Juneteenth-A Celebration of Hope In Mexico

J. Harris

The “Southern Underground Railroad” helped formerly enslaved people reach freedom in northern Mexico. One village here has observed Juneteenth for 150 years.

CelebrationPhoto by Ambreen Hasan on Unsplash

“As many as 5,000 enslaved African Americans escaped to freedom in Mexico, after that country outlawed slavery in 1829. While most traveled on their own or in small groups, some were helped by an informal network of free African Americans, Mexicans, Tejanos, and German settlers. Motivations for assisting the refugees were complex — some did so out of sympathy, while others were paid to transport them across the border.” Source: www.nationalgeographic.com

Juneteenth! What a great holiday and what a great time to finally make it official in the U.S.! This is a huge acknowledgment to the non-white people in this country and about damn time. (I don’t want to sound racist. I hope I am not.) I love all people!

There has always been slavery in the world ever since the time of Christ and let’s not forget the Egyptians and Romans and how they treated people. Did they ever acknowledge the reasons for their actions? No!

The U.S. has a few holidays that are fun and happy; the 4th of July, Christmas, New Years, St. Patrick’s Day, Labor Day, Halloween, Thanksgiving. I think Juneteenth should be one of those. Even though everyone knows its connotations, it should be a day of feeling the freedom of feeling battered, bruised, killed. It should be a day of feeling empowered and feeling jubilant.

Opinion | It can't be a great Juneteenth when the people who made it a holiday push anti-Black laws
After I heard that the United States Senate unanimously passed a bipartisan bill to make Juneteenth a national holiday…www.nbcnews.com

There is always some kind of conundrum when this subject comes up. (How can this happen when this is happening?)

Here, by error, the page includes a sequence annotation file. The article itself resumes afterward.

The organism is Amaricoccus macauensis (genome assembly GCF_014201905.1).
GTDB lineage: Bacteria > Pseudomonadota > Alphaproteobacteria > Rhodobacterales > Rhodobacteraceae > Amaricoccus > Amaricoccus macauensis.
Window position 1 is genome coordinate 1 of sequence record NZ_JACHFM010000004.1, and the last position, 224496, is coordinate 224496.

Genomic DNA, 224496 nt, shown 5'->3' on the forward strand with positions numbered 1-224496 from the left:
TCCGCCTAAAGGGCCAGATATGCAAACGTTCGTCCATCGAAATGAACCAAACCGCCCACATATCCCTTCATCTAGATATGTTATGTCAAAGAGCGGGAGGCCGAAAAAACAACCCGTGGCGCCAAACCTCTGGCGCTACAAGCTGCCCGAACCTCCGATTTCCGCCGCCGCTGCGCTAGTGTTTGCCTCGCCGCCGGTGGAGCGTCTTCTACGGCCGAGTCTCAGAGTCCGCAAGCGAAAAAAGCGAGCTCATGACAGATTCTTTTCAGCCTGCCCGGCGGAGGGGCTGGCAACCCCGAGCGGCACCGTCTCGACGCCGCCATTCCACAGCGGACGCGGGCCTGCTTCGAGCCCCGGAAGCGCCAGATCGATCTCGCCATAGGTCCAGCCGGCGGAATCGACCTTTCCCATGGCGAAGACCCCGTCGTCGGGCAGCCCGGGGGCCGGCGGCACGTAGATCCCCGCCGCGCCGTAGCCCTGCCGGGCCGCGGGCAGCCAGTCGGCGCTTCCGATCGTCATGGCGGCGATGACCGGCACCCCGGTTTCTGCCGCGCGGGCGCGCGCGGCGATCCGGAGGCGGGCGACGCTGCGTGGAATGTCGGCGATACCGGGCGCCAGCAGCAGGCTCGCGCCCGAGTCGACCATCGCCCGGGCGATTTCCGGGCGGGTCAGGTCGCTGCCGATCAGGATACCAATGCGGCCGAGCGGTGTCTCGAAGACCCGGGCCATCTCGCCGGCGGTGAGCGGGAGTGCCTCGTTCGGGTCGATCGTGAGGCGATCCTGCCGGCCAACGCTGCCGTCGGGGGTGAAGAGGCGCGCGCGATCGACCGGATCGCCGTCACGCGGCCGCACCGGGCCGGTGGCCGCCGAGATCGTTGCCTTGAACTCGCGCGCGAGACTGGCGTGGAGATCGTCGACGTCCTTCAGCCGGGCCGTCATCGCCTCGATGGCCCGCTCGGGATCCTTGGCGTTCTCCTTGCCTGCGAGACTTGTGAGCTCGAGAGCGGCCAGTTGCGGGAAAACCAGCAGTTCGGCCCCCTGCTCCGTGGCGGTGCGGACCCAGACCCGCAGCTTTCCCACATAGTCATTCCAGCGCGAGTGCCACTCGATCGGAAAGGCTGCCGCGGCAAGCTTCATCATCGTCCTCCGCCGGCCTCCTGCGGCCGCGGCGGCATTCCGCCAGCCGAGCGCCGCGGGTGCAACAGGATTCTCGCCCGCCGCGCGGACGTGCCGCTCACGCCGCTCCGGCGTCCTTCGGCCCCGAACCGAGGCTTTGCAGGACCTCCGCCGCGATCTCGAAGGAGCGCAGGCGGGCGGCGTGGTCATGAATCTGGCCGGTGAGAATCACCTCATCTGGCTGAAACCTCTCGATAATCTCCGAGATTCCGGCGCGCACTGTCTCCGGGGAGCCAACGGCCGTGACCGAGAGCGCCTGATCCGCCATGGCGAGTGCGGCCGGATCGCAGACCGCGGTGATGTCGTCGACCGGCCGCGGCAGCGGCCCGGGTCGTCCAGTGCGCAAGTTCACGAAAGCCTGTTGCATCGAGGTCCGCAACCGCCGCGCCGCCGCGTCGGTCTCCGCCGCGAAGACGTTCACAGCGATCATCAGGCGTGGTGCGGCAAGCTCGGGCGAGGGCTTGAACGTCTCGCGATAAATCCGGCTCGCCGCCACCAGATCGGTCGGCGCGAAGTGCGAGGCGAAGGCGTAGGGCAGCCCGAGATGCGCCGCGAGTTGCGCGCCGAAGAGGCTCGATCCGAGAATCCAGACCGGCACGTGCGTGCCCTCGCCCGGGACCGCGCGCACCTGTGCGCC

In northern Mexico’s Coahuila State there’s a village where locals celebrate Juneteenth by eating traditional Afro-Seminole foods, dancing to norteña music, and practicing capeyuye — hand-clapped hymnals sung by enslaved peoples who traveled the southern Underground Railroad to freedom.

It may seem unlikely that this holiday would be honored in a small village at the base of the Sierra Madre range, but Nacimiento de los Negros — meaning “Birth of the Blacks” — became a haven for the Mascogos, descendants of Black Seminoles who escaped the brutality of the antebellum South and settled in Mexico.

Now, long after the group came to Nacimiento in 1852, a new challenge remains for the Mascogos: Keeping their culture and traditions alive. In a country of approximately 130 million people, where 1.3 million identify as Afro-descendants, there are only a few hundred Mascogos. Decades of navigating ongoing drought conditions in Mexico, currently affecting 84 percent of the country, have devasted the village’s agriculture-based economy. Younger community members have little choice but to seek new opportunities elsewhere.” Source: www.nationalgeographic.com

I never knew this and why would I? I am white and none of this was taught in history class nor geography in a predominately white-Catholic elementary school nor a public high school for that matter.

What else have they kept from American kids about history? No wonder there is so much strife and misunderstanding in our society.

A Chapter In U.S. History Often Ignored: The Flight Of Runaway Slaves To Mexico
In a forgotten cemetery on the edge of Texas in the Rio Grande delta, Olga Webber-Vasques says she's proud of her…www.npr.org

Little has been known about this until now. Thanks to Google, National Geographic, NPR, and others for this information.

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I usually write about a lot of subject matter from my own personal life to animal behavior. Everything in between. I have been writing for over two years but have always been a writer and avid reader. I lived in Atlanta, GA for sixty years then moved to South Florida and it was a huge change for me. I write truth as I see it in hopes it will help others.

Plantation, FL

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